Explaining Radiation Therapy for Cancer Treatment

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In this video from Macmillan Cancer Support, oncologist Dr. Vincent Khoo from the Royal Marsden Hospital in London, U.K., talks about using radiation therapy (or radiotherapy) to treat cancer.

MORE: Importance of communication and talking to your loved ones about chemotherapy.

Dr. Khoo explains that radiation therapy uses high energy X-ray beams to target cancer cells and stop them from growing. Radiation therapy can be used as a potential cure or as a palliative therapy to provide pain relief in advanced cases of cancer.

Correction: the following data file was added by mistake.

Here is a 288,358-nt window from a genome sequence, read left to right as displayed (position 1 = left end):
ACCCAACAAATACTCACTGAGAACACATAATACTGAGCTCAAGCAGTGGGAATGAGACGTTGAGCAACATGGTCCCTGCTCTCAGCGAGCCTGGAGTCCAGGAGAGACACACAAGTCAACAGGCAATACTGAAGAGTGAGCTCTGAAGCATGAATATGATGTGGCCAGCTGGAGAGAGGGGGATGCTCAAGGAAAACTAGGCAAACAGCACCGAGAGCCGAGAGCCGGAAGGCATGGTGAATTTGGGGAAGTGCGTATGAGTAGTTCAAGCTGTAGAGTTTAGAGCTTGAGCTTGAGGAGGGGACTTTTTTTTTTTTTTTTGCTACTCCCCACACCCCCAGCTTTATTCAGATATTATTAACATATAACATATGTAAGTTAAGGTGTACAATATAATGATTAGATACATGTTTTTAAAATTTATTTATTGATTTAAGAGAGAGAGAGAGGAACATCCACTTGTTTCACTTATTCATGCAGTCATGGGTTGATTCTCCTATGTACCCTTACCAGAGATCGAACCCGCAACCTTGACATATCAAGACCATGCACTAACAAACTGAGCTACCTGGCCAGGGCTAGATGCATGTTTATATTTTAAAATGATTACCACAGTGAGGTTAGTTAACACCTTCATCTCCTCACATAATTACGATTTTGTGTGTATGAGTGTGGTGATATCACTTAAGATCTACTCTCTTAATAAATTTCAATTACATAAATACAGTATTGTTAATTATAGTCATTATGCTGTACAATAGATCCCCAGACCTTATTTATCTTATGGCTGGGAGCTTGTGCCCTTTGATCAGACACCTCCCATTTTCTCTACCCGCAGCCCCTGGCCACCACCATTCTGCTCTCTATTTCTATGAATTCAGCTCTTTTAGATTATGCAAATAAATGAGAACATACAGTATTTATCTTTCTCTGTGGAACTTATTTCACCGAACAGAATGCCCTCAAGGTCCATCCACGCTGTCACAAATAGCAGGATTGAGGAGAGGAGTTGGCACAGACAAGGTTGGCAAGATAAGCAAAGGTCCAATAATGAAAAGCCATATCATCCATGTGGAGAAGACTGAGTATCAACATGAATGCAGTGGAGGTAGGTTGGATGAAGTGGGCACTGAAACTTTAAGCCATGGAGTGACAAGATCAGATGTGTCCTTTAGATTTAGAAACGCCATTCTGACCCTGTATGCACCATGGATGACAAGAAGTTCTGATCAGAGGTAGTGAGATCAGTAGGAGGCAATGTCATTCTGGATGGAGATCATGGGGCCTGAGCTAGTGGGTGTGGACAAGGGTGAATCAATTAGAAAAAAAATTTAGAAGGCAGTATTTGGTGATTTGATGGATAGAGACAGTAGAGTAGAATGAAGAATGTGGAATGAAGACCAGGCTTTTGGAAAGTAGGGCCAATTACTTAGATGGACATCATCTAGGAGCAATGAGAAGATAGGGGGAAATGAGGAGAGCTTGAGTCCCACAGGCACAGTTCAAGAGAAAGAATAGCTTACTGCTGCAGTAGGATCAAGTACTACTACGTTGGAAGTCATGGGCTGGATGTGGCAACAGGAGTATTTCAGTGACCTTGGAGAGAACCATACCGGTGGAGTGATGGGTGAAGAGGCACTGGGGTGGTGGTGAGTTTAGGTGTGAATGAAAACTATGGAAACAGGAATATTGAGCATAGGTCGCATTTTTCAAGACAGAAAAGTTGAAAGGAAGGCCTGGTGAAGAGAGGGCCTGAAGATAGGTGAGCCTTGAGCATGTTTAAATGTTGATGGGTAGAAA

The X-ray beams impact the cancer cells’ ability to divide, but will also affect nearby healthy tissue. To prevent excessive damage to healthy tissues, doctors have to shape the radiation field to match the shape of the tumor and to very precisely target where the beams will enter the body. Radiation therapy is often given in short doses five times a week over a period of between five and eight weeks.

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Lymphoma News Today is strictly a news and information website about the disease. It does not provide medical advice, diagnosis or treatment. This content is not intended to be a substitute for professional medical advice, diagnosis, or treatment. Always seek the advice of your physician or another qualified health provider with any questions you may have regarding a medical condition. Never disregard professional medical advice or delay in seeking it because of something you have read on this website.

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